The features of the present invention, which are believed to be novel and patentable, are set forth with particularity in the appended claims. The invention, together with the further advantages thereof can best be understood by reference to the following description taken in conjunction with the accompanying drawings, in which like reference numerals identify like reference elements, and in which:

FIG. 1 is a partly broken away side elevational view, illustrating the general physical arrangement of an axial flow combine in accordance with the present invention wherein the inlet transition area is disposed between the feeder portion of and the inlet end of the rotor;

FIG. 2 is a fragmentary, broken away perspective view, taken substantially in elevation, of the inlet transition area of the axial flow combine of FIG. 1 illustrating the upwardly and rearwardly sloping ramp intersecting the rotor casing and one of the sidewalls converging with a portion of the rotor casing;

FIG. 3 is a front elevational view taken on line 3--3 of FIG. 1 illustrating the inlet transition area at the feeder end;

FIG. 4 is a side elevational view taken in section along line 4--4 of FIG. 3, also illustrating the inlet transition area between the feeder and the inlet end of the rotor; and

FIG. 5 is a side elevational view partly diagrammatic, related to FIG. 4 illustrating a stone trap disposed between the feeder and the inlet transition area.

Referring to FIG. 1, there is shown a crop harvesting combine, generally designated 10, of the axial flow type. A front header portion 11 floats along the soil surface 21 to sever crops close to the ground. Different headers may be provided for different types of crops, such as corn headers, pickup headers or straight cut headers. A feeder 12 conveys the crop materials to be threshed and separated from a header auger 13 to an axial flow rotor 14. Elevating and conveying means 15 disposed in the feeder 12 convey crop materials from the header 11 to the rotor 14. The elevating and conveying means 15 operates at a sufficient velocity to adequately move the maximum anticipated crop volume from the auger 13 through a feeder 12. An inlet beater 17 rotates at a higher tangential velocity than the elevating and conveying means 15 to accelerate the crop materials for delivery into the inlet transition area 18. The feeder 12 is removably mounted to the combine 10 near the axis of the beater 17 by a hinge-like and pivotal connection which permits the header 11 to have a floating action to conform to variations in the soil surface 21.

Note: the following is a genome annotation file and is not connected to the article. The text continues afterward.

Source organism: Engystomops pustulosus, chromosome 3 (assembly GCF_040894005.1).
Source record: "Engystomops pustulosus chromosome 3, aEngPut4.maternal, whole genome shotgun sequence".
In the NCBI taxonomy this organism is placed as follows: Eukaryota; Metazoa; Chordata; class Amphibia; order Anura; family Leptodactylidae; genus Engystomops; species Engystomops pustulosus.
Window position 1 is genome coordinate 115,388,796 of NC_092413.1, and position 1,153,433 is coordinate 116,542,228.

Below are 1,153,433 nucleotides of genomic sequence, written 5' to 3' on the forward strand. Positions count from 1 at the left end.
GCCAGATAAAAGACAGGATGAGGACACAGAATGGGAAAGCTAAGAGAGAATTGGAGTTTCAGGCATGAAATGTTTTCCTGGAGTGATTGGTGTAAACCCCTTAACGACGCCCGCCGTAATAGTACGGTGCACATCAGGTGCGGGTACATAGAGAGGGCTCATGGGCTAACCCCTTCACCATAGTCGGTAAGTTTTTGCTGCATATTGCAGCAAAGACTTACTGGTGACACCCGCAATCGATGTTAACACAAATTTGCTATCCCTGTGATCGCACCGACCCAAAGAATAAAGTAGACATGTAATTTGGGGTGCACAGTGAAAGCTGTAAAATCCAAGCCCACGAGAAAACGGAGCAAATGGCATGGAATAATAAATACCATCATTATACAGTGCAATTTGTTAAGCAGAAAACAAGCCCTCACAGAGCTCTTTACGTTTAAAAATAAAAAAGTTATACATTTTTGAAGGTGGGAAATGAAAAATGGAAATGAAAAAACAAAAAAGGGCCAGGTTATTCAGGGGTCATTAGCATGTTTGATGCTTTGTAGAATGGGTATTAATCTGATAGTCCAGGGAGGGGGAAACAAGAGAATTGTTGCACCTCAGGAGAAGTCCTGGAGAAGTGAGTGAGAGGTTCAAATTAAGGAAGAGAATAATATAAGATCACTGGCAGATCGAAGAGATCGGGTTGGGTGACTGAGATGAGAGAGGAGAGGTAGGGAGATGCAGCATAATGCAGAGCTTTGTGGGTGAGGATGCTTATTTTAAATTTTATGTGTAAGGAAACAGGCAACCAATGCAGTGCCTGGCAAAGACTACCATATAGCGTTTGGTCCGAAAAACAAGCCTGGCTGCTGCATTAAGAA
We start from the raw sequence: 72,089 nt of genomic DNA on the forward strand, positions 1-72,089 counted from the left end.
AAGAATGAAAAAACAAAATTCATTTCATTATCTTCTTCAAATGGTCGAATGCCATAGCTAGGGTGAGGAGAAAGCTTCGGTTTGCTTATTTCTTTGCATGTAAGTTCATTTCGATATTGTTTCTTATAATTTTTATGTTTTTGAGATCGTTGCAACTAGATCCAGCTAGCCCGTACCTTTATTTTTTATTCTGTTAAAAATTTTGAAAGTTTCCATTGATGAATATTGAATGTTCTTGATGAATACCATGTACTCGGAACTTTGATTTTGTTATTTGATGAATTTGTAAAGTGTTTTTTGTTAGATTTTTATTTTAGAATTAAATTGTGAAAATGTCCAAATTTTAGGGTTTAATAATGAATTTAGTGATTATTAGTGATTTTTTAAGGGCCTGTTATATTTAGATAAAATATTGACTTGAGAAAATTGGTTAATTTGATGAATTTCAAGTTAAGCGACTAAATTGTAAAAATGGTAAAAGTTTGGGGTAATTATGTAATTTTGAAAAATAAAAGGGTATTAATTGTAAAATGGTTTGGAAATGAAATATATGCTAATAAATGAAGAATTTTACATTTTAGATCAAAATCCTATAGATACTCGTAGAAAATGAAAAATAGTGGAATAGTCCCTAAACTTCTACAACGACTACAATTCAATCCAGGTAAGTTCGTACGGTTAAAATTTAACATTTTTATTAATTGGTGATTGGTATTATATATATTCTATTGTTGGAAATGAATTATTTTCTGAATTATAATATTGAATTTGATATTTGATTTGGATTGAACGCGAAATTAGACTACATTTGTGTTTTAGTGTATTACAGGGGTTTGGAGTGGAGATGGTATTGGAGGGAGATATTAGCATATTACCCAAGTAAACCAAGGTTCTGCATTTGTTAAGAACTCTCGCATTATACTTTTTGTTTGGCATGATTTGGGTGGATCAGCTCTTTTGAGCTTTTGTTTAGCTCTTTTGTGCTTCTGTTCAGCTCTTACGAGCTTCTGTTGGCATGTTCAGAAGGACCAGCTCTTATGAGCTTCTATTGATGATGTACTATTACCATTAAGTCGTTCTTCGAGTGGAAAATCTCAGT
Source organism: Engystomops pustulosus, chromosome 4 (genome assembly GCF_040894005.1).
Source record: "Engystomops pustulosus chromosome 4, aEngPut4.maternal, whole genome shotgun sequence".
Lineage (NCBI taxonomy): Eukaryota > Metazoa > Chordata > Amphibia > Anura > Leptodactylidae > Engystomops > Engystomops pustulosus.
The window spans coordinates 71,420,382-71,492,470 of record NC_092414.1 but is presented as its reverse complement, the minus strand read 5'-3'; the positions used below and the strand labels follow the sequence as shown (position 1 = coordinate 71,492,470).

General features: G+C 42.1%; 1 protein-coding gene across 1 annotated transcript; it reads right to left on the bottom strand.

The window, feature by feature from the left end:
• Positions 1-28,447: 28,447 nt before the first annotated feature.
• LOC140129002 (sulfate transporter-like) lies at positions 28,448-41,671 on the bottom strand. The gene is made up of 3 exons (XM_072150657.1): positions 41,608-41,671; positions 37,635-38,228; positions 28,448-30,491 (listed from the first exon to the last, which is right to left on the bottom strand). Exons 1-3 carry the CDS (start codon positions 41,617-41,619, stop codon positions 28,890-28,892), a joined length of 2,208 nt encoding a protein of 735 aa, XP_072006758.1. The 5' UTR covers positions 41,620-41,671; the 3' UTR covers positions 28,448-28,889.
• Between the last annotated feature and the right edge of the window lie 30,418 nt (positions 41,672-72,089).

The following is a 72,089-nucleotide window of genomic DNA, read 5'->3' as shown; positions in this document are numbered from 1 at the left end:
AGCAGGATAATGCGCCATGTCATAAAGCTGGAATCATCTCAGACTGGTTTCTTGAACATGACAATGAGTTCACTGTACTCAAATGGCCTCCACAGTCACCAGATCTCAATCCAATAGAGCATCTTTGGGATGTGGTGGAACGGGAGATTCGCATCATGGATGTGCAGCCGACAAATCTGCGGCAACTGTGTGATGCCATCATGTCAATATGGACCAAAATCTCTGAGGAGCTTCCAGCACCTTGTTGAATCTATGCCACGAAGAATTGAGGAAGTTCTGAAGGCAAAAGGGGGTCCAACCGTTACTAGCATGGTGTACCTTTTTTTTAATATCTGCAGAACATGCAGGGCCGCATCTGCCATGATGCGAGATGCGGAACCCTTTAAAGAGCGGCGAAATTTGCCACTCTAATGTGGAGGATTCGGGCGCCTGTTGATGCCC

Generally disposed above the feeder 12 is a windowed cab 23 containing various operating controls (not shown) for observing and controlling the crop harvesting operation of the combine 10.